We have 500,000 still images, one thousand hours of videos, 200 illustrated field journals and four travelling exhibitions.
We would like to give this back to the world, so it’s safe in an institution with an active educational program for give knowledge and inspiration to future generations of Africans andto the world at large.
In order to do this we will be looking for sponsorships for the completion and placement of our archive.
Upcoming Events and Exhibitions:
Holden Luntz Gallery, Palm Beach, FLorida November 24, 2018 opening exhibition and a presentation with a Lecture.This is a Group show
The Royal Geographic Society, London, December 3, 2018, Lecture 6;30pm
THK GALLERY: EXHIBITION November 1, 2018 to January 31, 2019
December 15, 2018 Opening at THK Gallery Exhibit in Cape Town, South Africa. Photographs and Video.
February 7, 2019 to February 10, 2019
Tribal Art and Textile Fair in San Francisco, CA
Exhibit of African Twilight from the Bowers Museum, 2 lectures by Carol & Angela
Patricia Lanza was the Director of Talent & Content for the Annenberg Space for Photography in Los Angeles for 8 years and produced 21 exhibitions from 2009-2017. She is now an independent creative consultant for curation and exhibition production.She has two exhibitions in development now, one approved and the other is with venues for review.Her new brand is 360curate.com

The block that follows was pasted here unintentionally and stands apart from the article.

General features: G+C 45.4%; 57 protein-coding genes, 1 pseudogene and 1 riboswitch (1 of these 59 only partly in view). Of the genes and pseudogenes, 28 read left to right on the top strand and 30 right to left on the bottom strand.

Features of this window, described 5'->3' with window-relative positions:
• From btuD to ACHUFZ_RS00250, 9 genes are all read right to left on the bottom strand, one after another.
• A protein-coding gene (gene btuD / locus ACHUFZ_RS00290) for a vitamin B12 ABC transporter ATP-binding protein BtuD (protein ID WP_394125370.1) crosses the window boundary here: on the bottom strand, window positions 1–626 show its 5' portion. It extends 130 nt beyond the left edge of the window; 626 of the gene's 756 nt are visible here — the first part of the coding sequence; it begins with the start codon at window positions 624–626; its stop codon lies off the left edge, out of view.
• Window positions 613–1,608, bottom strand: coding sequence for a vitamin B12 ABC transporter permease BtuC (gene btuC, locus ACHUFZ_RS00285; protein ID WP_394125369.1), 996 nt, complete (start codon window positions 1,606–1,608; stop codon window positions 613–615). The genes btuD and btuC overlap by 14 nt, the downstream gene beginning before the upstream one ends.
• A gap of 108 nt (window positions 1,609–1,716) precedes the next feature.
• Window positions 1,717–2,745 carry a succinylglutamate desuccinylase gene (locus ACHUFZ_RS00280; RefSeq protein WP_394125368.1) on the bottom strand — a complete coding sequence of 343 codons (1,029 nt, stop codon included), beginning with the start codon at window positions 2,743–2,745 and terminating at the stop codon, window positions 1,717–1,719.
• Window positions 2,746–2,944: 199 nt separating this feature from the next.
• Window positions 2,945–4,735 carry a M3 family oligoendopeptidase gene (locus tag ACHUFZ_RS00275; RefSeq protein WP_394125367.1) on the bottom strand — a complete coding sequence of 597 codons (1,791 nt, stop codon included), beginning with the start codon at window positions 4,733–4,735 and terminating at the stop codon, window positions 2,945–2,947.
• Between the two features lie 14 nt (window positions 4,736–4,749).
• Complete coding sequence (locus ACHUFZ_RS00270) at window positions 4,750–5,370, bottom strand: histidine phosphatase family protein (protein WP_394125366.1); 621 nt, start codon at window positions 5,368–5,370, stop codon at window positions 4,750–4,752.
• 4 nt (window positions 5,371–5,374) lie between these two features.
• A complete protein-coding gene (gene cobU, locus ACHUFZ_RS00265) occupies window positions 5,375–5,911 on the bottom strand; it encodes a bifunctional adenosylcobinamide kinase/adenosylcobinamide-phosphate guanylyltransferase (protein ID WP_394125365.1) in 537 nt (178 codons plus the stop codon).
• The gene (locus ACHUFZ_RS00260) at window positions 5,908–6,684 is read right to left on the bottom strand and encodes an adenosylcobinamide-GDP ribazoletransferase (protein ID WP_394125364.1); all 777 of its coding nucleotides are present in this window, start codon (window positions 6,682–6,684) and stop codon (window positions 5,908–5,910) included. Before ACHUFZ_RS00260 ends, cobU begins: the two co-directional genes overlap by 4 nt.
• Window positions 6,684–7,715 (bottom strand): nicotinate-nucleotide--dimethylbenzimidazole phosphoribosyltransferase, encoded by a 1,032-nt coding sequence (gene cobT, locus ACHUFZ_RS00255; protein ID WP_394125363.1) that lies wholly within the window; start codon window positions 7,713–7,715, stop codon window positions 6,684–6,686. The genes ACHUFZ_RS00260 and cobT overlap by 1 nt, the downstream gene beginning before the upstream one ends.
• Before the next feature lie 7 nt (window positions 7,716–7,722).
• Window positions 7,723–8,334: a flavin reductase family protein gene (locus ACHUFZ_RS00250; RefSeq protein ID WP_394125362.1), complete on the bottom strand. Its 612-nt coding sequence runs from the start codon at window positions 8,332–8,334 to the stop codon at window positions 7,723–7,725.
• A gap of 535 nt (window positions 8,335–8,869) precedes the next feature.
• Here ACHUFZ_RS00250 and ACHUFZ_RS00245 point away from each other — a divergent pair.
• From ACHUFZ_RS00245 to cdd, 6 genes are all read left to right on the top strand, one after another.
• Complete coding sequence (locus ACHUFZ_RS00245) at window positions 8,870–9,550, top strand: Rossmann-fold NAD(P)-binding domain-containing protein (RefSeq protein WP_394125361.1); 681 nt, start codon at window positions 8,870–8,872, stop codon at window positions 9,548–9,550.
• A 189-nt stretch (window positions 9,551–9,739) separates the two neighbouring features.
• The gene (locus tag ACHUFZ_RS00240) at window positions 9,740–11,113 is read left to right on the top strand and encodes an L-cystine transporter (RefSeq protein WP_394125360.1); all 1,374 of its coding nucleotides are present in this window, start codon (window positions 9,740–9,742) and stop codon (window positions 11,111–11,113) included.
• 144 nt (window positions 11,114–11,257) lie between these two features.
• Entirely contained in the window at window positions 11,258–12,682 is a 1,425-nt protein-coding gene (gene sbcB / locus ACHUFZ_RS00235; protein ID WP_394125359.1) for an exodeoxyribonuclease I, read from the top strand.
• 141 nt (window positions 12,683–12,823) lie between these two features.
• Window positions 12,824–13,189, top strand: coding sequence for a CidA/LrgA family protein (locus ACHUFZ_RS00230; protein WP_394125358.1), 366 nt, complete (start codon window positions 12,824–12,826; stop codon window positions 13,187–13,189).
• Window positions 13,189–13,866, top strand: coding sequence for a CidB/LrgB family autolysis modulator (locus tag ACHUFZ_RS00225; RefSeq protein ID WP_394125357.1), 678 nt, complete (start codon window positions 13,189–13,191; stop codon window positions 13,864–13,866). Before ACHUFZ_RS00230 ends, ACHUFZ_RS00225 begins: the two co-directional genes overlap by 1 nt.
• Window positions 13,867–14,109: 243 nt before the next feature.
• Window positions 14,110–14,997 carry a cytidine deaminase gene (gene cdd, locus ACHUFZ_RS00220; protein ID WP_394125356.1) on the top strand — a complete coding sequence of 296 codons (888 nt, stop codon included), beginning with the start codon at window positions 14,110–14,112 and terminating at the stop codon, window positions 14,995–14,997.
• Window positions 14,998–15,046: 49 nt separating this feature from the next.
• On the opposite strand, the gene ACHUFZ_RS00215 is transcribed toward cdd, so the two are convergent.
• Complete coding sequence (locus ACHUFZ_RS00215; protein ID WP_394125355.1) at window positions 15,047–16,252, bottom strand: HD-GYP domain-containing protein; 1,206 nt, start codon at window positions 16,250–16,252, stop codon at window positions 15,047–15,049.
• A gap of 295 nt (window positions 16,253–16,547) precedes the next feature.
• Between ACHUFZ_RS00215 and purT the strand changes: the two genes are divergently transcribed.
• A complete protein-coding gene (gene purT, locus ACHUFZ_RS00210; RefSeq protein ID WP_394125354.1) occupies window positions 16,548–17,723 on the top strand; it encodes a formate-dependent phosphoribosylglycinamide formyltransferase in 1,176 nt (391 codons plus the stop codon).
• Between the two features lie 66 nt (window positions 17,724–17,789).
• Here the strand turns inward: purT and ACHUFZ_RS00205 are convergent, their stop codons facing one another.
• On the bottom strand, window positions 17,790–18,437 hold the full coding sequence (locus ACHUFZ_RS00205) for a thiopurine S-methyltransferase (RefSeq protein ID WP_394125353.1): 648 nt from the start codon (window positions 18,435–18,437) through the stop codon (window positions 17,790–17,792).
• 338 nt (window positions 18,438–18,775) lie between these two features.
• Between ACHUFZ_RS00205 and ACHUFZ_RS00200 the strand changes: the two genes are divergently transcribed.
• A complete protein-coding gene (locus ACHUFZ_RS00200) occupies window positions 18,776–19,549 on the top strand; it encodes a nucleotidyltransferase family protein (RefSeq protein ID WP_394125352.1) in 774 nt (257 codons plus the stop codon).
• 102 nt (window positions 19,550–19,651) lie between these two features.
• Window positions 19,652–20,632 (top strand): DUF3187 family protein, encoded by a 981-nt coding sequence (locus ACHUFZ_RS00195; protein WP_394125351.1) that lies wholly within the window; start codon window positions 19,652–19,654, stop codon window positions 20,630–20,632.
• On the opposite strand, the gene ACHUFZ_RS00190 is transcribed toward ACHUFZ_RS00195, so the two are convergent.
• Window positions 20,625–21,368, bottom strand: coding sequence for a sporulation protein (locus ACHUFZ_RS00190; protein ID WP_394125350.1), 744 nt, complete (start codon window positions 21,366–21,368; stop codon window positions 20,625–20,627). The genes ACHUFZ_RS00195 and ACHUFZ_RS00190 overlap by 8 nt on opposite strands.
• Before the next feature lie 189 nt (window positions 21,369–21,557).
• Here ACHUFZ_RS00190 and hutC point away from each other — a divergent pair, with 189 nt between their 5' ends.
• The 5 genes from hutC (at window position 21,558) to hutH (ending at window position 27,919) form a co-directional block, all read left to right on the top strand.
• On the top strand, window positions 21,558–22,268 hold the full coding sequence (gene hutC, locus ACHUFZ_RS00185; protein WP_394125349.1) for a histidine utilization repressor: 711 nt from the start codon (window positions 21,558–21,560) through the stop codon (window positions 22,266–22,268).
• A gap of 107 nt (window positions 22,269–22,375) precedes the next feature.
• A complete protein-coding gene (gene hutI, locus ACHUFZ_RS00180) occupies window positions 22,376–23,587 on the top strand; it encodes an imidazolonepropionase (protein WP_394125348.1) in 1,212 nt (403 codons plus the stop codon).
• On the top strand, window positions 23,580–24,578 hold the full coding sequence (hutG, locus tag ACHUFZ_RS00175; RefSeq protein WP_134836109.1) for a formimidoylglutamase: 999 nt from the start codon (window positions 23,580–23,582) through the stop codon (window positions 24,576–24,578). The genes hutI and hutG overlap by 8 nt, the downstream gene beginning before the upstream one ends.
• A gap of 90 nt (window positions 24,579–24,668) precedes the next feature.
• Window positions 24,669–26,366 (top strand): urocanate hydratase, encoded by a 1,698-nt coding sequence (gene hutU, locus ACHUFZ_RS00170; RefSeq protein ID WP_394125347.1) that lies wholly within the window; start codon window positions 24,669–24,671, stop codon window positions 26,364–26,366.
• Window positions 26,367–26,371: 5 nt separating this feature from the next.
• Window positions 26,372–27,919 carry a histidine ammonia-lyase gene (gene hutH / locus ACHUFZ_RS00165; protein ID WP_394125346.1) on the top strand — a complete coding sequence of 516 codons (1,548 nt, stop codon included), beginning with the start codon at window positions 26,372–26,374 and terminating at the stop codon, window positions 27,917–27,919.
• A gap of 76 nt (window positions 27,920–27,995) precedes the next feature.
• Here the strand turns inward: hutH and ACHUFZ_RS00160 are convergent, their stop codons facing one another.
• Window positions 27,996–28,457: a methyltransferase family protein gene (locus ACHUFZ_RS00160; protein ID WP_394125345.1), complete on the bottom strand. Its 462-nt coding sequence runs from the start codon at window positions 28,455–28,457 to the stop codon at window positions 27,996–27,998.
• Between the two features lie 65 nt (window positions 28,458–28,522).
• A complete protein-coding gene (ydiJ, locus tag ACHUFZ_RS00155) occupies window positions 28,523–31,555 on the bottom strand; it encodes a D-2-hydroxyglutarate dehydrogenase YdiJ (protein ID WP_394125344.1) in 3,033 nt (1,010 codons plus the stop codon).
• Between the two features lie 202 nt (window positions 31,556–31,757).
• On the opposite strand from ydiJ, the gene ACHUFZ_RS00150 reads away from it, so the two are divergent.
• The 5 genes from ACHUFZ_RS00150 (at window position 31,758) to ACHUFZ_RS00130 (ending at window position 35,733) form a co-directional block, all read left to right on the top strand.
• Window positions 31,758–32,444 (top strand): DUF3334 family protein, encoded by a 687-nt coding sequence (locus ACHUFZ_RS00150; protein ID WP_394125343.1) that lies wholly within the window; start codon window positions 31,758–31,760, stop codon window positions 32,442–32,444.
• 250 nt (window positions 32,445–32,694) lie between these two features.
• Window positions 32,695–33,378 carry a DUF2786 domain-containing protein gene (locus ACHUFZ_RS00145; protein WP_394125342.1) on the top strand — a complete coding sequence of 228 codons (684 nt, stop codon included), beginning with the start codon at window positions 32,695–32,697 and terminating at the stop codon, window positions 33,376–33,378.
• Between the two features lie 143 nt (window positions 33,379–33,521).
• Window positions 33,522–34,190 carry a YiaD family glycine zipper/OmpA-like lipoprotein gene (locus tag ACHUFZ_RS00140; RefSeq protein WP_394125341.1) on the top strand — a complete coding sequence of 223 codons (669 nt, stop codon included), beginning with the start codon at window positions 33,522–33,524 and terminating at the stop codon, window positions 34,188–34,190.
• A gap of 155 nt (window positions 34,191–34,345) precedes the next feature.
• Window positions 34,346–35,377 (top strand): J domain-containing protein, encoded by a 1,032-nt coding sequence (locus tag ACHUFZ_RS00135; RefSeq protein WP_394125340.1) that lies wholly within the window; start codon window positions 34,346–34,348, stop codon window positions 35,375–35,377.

Patricia will also have a photography exhibition (two person show) on Vincent Van Gogh in 2019, with Lynn Johnson. This exhibition is her photography with hers, they have been photographing in Europe over the past year. Lynn Johnson has a story that was published 22 years ago with National Geographic, many images have never been seen or published. Patricia and Lynn have photographs of places that are not accessible to the public, where Van Vogh lived & worked, including in the museum in Amsterdam (artifacts). The exhibition will open at the Leica Gallery in Beverly Hills.